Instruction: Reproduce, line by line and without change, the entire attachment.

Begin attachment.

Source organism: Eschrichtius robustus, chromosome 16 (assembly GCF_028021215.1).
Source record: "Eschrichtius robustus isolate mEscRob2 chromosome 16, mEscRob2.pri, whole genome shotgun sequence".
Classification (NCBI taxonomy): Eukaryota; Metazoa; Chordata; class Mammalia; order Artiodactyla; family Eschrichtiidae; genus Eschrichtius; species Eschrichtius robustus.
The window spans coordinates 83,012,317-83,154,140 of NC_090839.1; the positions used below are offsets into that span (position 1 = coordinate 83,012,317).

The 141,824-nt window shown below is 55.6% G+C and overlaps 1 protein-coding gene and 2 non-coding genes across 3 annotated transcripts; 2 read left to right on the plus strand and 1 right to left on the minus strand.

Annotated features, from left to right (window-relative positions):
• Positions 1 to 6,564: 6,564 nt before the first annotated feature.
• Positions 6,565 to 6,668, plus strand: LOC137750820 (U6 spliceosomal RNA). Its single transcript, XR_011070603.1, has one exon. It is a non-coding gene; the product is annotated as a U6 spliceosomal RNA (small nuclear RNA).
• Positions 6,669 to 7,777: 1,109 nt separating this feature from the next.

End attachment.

Source organism: Eschrichtius robustus, chromosome 16 (assembly GCF_028021215.1).
Source record: "Eschrichtius robustus isolate mEscRob2 chromosome 16, mEscRob2.pri, whole genome shotgun sequence".
Classification (NCBI taxonomy): Eukaryota; Metazoa; Chordata; class Mammalia; order Artiodactyla; family Eschrichtiidae; genus Eschrichtius; species Eschrichtius robustus.
The window spans coordinates 83,012,317-83,154,140 of NC_090839.1; the positions used below are offsets into that span (position 1 = coordinate 83,012,317).

The 141,824-nt window shown below is 55.6% G+C and overlaps 1 protein-coding gene and 2 non-coding genes across 3 annotated transcripts; 2 read left to right on the plus strand and 1 right to left on the minus strand.

Annotated features, from left to right (window-relative positions):
• Positions 1 to 6,564: 6,564 nt before the first annotated feature.
• Positions 6,565 to 6,668, plus strand: LOC137750820 (U6 spliceosomal RNA). Its single transcript, XR_011070603.1, has one exon. It is a non-coding gene; the product is annotated as a U6 spliceosomal RNA (small nuclear RNA).
• Positions 6,669 to 7,777: 1,109 nt separating this feature from the next.